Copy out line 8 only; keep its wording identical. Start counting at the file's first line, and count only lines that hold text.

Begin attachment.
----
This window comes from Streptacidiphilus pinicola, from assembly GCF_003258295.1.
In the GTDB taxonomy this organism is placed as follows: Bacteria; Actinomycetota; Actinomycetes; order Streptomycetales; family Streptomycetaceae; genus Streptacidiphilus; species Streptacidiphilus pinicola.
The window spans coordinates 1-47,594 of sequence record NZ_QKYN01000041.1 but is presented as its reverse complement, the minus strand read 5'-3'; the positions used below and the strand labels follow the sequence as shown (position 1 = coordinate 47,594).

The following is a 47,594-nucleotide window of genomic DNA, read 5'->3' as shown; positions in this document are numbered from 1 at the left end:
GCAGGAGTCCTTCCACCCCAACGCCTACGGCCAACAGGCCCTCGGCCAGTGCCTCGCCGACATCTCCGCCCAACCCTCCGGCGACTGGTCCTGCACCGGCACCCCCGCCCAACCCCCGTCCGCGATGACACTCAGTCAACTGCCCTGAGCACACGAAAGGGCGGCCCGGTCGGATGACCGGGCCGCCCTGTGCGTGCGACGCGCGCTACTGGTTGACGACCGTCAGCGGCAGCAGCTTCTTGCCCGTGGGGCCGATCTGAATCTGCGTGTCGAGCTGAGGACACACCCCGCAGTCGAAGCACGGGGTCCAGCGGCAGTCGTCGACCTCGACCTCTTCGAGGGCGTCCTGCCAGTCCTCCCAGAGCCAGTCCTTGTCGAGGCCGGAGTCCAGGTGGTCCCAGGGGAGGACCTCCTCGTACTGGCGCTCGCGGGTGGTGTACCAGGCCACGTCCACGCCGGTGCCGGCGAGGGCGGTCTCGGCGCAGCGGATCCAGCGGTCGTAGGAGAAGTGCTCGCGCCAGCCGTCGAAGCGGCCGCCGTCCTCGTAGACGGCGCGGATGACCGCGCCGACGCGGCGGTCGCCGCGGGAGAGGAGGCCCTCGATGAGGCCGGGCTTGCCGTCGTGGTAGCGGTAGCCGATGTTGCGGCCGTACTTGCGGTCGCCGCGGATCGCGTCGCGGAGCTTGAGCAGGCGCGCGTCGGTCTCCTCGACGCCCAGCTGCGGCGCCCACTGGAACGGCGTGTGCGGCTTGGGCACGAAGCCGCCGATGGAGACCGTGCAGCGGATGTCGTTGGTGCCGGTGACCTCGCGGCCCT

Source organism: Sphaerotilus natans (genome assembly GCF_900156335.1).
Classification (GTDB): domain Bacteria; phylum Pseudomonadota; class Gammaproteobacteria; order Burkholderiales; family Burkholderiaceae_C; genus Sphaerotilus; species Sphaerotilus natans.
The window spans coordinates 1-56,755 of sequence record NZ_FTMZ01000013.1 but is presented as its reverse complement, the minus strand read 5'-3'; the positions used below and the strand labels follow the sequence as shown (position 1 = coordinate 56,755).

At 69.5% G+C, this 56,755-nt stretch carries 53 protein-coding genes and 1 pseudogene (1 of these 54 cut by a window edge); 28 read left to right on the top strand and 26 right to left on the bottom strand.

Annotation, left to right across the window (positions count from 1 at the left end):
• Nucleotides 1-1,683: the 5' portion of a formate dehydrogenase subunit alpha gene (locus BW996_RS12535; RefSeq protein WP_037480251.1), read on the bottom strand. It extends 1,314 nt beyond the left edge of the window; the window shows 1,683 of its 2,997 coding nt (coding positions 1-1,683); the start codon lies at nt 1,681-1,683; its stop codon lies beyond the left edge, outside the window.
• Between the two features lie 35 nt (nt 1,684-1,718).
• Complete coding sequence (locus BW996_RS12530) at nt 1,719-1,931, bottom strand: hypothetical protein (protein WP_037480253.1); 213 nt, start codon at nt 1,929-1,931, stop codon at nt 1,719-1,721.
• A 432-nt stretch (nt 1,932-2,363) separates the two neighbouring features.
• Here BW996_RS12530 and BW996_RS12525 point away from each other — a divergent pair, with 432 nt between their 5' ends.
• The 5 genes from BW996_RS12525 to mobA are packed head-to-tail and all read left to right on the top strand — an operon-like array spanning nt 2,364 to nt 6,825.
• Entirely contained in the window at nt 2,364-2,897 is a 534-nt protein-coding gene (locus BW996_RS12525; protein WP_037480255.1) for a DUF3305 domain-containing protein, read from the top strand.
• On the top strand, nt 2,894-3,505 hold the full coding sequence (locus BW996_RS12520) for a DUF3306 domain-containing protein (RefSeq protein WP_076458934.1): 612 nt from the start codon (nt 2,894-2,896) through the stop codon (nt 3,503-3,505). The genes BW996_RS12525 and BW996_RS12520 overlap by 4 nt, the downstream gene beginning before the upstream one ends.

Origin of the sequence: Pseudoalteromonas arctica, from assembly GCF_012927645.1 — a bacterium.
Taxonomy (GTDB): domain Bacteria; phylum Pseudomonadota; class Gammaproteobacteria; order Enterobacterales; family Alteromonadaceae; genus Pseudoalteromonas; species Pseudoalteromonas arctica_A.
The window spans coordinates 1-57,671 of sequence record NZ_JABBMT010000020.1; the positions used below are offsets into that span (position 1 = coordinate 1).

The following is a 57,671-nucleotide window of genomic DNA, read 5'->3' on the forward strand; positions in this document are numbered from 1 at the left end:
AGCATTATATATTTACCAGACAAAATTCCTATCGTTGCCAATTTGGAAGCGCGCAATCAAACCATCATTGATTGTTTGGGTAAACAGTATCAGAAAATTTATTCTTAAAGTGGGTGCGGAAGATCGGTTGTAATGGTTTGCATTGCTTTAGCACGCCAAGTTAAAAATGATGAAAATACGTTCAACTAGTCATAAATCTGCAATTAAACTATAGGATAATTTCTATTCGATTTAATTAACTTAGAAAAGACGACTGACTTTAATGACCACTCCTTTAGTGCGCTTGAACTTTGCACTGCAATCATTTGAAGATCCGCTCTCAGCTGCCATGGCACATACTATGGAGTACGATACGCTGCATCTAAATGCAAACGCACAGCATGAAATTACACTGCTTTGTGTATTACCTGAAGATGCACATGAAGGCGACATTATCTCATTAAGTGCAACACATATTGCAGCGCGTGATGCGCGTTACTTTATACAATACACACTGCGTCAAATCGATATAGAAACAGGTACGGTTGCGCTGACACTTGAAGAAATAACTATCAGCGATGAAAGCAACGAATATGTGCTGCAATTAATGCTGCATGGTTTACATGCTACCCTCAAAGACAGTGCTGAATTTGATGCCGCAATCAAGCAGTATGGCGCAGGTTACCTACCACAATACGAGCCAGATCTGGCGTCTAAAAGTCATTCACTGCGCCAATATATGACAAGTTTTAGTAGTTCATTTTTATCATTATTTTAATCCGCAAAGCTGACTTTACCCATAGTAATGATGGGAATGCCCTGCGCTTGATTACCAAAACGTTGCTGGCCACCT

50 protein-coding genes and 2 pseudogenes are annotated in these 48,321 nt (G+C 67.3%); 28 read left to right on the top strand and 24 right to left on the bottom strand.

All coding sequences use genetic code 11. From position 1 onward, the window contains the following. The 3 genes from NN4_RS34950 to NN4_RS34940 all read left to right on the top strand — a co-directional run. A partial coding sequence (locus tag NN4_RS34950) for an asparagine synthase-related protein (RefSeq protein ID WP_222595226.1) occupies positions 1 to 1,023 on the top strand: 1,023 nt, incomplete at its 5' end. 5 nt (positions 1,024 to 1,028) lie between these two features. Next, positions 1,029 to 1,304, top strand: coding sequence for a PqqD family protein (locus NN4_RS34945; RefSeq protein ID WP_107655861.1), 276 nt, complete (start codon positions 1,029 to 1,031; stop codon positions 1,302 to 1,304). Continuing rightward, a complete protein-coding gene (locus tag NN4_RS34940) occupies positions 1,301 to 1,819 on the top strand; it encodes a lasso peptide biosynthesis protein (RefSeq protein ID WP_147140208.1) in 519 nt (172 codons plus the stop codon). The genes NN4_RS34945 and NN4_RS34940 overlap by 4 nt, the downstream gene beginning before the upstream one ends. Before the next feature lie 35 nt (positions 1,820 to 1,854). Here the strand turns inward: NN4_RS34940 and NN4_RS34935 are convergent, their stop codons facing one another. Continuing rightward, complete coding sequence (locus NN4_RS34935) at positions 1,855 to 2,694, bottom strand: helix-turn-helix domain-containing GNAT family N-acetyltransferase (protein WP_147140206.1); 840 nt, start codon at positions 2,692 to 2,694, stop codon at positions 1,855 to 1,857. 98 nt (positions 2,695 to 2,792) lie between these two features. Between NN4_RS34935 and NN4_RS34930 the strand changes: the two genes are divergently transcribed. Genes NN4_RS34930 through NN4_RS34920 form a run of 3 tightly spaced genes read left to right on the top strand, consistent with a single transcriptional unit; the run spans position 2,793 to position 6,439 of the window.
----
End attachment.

The window spans coordinates 1-56,755 of sequence record NZ_FTMZ01000013.1 but is presented as its reverse complement, the minus strand read 5'-3'; the positions used below and the strand labels follow the sequence as shown (position 1 = coordinate 56,755).